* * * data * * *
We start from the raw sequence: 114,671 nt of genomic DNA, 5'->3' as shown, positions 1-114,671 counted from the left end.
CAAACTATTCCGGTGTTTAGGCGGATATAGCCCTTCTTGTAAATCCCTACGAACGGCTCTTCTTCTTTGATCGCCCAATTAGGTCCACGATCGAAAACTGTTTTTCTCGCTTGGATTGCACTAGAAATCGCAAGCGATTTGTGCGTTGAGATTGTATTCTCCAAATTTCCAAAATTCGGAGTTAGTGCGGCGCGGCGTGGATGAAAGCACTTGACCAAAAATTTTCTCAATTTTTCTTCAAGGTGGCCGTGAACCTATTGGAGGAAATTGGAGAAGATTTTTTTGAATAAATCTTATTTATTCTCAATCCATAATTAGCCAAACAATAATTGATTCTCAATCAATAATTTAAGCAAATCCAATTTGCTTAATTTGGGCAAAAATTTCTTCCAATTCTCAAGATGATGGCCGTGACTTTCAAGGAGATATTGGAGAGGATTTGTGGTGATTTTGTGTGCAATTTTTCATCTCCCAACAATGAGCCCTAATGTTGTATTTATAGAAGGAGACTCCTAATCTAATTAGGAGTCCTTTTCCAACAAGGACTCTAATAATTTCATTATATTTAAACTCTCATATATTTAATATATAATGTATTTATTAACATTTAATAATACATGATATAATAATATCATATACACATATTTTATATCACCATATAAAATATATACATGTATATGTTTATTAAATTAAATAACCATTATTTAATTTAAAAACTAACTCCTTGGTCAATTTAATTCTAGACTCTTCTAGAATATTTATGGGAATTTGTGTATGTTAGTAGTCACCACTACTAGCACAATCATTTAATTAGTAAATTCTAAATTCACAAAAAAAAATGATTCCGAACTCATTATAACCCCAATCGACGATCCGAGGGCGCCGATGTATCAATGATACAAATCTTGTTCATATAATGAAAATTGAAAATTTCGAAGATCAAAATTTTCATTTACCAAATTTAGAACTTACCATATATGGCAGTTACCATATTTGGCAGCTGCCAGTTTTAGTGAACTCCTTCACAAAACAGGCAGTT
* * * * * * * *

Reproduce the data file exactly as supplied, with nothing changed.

We start from the raw sequence: 114,671 nt of genomic DNA, 5'->3' as shown, positions 1-114,671 counted from the left end.
CAAACTATTCCGGTGTTTAGGCGGATATAGCCCTTCTTGTAAATCCCTACGAACGGCTCTTCTTCTTTGATCGCCCAATTAGGTCCACGATCGAAAACTGTTTTTCTCGCTTGGATTGCACTAGAAATCGCAAGCGATTTGTGCGTTGAGATTGTATTCTCCAAATTTCCAAAATTCGGAGTTAGTGCGGCGCGGCGTGGATGAAAGCACTTGACCAAAAATTTTCTCAATTTTTCTTCAAGGTGGCCGTGAACCTATTGGAGGAAATTGGAGAAGATTTTTTTGAATAAATCTTATTTATTCTCAATCCATAATTAGCCAAACAATAATTGATTCTCAATCAATAATTTAAGCAAATCCAATTTGCTTAATTTGGGCAAAAATTTCTTCCAATTCTCAAGATGATGGCCGTGACTTTCAAGGAGATATTGGAGAGGATTTGTGGTGATTTTGTGTGCAATTTTTCATCTCCCAACAATGAGCCCTAATGTTGTATTTATAGAAGGAGACTCCTAATCTAATTAGGAGTCCTTTTCCAACAAGGACTCTAATAATTTCATTATATTTAAACTCTCATATATTTAATATATAATGTATTTATTAACATTTAATAATACATGATATAATAATATCATATACACATATTTTATATCACCATATAAAATATATACATGTATATGTTTATTAAATTAAATAACCATTATTTAATTTAAAAACTAACTCCTTGGTCAATTTAATTCTAGACTCTTCTAGAATATTTATGGGAATTTGTGTATGTTAGTAGTCACCACTACTAGCACAATCATTTAATTAGTAAATTCTAAATTCACAAAAAAAAATGATTCCGAACTCATTATAACCCCAATCGACGATCCGAGGGCGCCGATGTATCAATGATACAAATCTTGTTCATATAATGAAAATTGAAAATTTCGAAGATCAAAATTTTCATTTACCAAATTTAGAACTTACCATATATGGCAGTTACCATATTTGGCAGCTGCCAGTTTTAGTGAACTCCTTCACAAAACAGGCAGTT